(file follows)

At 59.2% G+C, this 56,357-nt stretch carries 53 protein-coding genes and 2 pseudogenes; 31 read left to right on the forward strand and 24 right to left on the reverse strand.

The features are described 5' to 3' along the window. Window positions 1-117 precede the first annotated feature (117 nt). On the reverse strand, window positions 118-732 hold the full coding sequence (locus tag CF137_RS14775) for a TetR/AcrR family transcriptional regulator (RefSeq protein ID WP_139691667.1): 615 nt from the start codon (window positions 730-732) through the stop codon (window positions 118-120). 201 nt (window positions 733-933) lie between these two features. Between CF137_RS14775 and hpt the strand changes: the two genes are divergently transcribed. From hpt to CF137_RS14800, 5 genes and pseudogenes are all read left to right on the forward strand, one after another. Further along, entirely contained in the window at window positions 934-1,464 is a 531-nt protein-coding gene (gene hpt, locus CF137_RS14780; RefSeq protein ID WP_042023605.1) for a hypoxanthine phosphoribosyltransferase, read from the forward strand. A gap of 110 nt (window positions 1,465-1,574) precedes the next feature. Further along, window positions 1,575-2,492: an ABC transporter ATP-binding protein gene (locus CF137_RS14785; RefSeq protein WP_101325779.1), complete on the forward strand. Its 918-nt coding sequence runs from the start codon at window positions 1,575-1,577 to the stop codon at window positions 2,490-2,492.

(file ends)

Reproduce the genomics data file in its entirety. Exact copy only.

At 59.2% G+C, this 56,357-nt stretch carries 53 protein-coding genes and 2 pseudogenes; 31 read left to right on the forward strand and 24 right to left on the reverse strand.

The features are described 5' to 3' along the window. Window positions 1-117 precede the first annotated feature (117 nt). On the reverse strand, window positions 118-732 hold the full coding sequence (locus tag CF137_RS14775) for a TetR/AcrR family transcriptional regulator (RefSeq protein ID WP_139691667.1): 615 nt from the start codon (window positions 730-732) through the stop codon (window positions 118-120). 201 nt (window positions 733-933) lie between these two features. Between CF137_RS14775 and hpt the strand changes: the two genes are divergently transcribed. From hpt to CF137_RS14800, 5 genes and pseudogenes are all read left to right on the forward strand, one after another. Further along, entirely contained in the window at window positions 934-1,464 is a 531-nt protein-coding gene (gene hpt, locus CF137_RS14780; RefSeq protein ID WP_042023605.1) for a hypoxanthine phosphoribosyltransferase, read from the forward strand. A gap of 110 nt (window positions 1,465-1,574) precedes the next feature. Further along, window positions 1,575-2,492: an ABC transporter ATP-binding protein gene (locus CF137_RS14785; RefSeq protein WP_101325779.1), complete on the forward strand. Its 918-nt coding sequence runs from the start codon at window positions 1,575-1,577 to the stop codon at window positions 2,490-2,492.